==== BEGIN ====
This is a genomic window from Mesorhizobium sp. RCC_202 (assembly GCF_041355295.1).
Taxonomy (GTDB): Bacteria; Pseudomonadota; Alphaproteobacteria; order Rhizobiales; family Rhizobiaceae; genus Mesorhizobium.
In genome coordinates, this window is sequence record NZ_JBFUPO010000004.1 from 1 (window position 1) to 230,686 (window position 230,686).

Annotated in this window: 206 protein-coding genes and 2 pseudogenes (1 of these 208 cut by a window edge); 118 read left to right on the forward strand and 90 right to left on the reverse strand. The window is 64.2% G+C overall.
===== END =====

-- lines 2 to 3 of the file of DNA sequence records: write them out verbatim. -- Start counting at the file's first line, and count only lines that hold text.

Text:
Taxonomy (GTDB): Bacteria; Pseudomonadota; Alphaproteobacteria; order Rhizobiales; family Rhizobiaceae; genus Mesorhizobium.
In genome coordinates, this window is sequence record NZ_JBFUPO010000004.1 from 1 (window position 1) to 230,686 (window position 230,686).